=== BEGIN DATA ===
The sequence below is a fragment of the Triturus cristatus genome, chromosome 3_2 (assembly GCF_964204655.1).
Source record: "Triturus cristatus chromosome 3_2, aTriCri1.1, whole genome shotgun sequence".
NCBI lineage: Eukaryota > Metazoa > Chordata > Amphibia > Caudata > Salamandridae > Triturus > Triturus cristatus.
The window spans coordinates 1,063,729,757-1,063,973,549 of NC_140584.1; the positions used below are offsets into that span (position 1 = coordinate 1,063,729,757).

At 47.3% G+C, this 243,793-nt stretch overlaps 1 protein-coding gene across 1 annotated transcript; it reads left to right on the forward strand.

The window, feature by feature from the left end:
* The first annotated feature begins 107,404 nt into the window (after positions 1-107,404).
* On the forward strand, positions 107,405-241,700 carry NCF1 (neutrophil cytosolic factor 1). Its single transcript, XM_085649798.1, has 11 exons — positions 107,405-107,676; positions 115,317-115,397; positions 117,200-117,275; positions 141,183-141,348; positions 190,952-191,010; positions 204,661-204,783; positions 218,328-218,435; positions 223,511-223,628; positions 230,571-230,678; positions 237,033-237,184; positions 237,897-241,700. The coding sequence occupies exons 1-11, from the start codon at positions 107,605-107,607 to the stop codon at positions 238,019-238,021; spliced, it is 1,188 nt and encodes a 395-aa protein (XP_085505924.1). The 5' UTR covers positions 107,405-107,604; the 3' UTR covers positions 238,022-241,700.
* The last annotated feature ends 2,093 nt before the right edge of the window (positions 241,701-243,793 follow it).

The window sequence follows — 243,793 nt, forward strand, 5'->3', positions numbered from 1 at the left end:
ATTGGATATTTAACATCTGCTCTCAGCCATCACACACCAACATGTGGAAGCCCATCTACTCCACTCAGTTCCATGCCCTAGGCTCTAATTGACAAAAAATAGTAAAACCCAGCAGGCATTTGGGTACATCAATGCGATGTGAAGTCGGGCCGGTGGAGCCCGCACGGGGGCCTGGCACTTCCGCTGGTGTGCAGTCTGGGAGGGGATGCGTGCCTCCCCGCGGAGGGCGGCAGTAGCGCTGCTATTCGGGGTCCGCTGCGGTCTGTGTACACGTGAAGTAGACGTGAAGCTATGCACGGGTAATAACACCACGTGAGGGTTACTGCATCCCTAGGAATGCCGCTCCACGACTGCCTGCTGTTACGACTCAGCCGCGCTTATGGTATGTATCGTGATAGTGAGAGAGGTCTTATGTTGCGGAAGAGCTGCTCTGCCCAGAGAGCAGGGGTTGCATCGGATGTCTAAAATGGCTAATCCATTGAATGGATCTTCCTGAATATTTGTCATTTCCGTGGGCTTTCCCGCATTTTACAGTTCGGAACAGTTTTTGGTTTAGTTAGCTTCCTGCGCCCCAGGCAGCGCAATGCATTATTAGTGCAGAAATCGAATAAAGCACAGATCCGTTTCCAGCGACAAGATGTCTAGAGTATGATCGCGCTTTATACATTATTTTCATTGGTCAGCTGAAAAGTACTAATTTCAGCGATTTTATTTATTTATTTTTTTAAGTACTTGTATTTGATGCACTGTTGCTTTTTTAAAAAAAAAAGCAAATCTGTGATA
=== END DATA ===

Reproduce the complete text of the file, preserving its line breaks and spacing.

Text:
The sequence below is a fragment of the Triturus cristatus genome, chromosome 3_2 (assembly GCF_964204655.1).
Source record: "Triturus cristatus chromosome 3_2, aTriCri1.1, whole genome shotgun sequence".
NCBI lineage: Eukaryota > Metazoa > Chordata > Amphibia > Caudata > Salamandridae > Triturus > Triturus cristatus.
The window spans coordinates 1,063,729,757-1,063,973,549 of NC_140584.1; the positions used below are offsets into that span (position 1 = coordinate 1,063,729,757).

At 47.3% G+C, this 243,793-nt stretch overlaps 1 protein-coding gene across 1 annotated transcript; it reads left to right on the forward strand.

The window, feature by feature from the left end:
* The first annotated feature begins 107,404 nt into the window (after positions 1-107,404).
* On the forward strand, positions 107,405-241,700 carry NCF1 (neutrophil cytosolic factor 1). Its single transcript, XM_085649798.1, has 11 exons — positions 107,405-107,676; positions 115,317-115,397; positions 117,200-117,275; positions 141,183-141,348; positions 190,952-191,010; positions 204,661-204,783; positions 218,328-218,435; positions 223,511-223,628; positions 230,571-230,678; positions 237,033-237,184; positions 237,897-241,700. The coding sequence occupies exons 1-11, from the start codon at positions 107,605-107,607 to the stop codon at positions 238,019-238,021; spliced, it is 1,188 nt and encodes a 395-aa protein (XP_085505924.1). The 5' UTR covers positions 107,405-107,604; the 3' UTR covers positions 238,022-241,700.
* The last annotated feature ends 2,093 nt before the right edge of the window (positions 241,701-243,793 follow it).

The window sequence follows — 243,793 nt, forward strand, 5'->3', positions numbered from 1 at the left end:
ATTGGATATTTAACATCTGCTCTCAGCCATCACACACCAACATGTGGAAGCCCATCTACTCCACTCAGTTCCATGCCCTAGGCTCTAATTGACAAAAAATAGTAAAACCCAGCAGGCATTTGGGTACATCAATGCGATGTGAAGTCGGGCCGGTGGAGCCCGCACGGGGGCCTGGCACTTCCGCTGGTGTGCAGTCTGGGAGGGGATGCGTGCCTCCCCGCGGAGGGCGGCAGTAGCGCTGCTATTCGGGGTCCGCTGCGGTCTGTGTACACGTGAAGTAGACGTGAAGCTATGCACGGGTAATAACACCACGTGAGGGTTACTGCATCCCTAGGAATGCCGCTCCACGACTGCCTGCTGTTACGACTCAGCCGCGCTTATGGTATGTATCGTGATAGTGAGAGAGGTCTTATGTTGCGGAAGAGCTGCTCTGCCCAGAGAGCAGGGGTTGCATCGGATGTCTAAAATGGCTAATCCATTGAATGGATCTTCCTGAATATTTGTCATTTCCGTGGGCTTTCCCGCATTTTACAGTTCGGAACAGTTTTTGGTTTAGTTAGCTTCCTGCGCCCCAGGCAGCGCAATGCATTATTAGTGCAGAAATCGAATAAAGCACAGATCCGTTTCCAGCGACAAGATGTCTAGAGTATGATCGCGCTTTATACATTATTTTCATTGGTCAGCTGAAAAGTACTAATTTCAGCGATTTTATTTATTTATTTTTTTAAGTACTTGTATTTGATGCACTGTTGCTTTTTTAAAAAAAAAAGCAAATCTGTGATA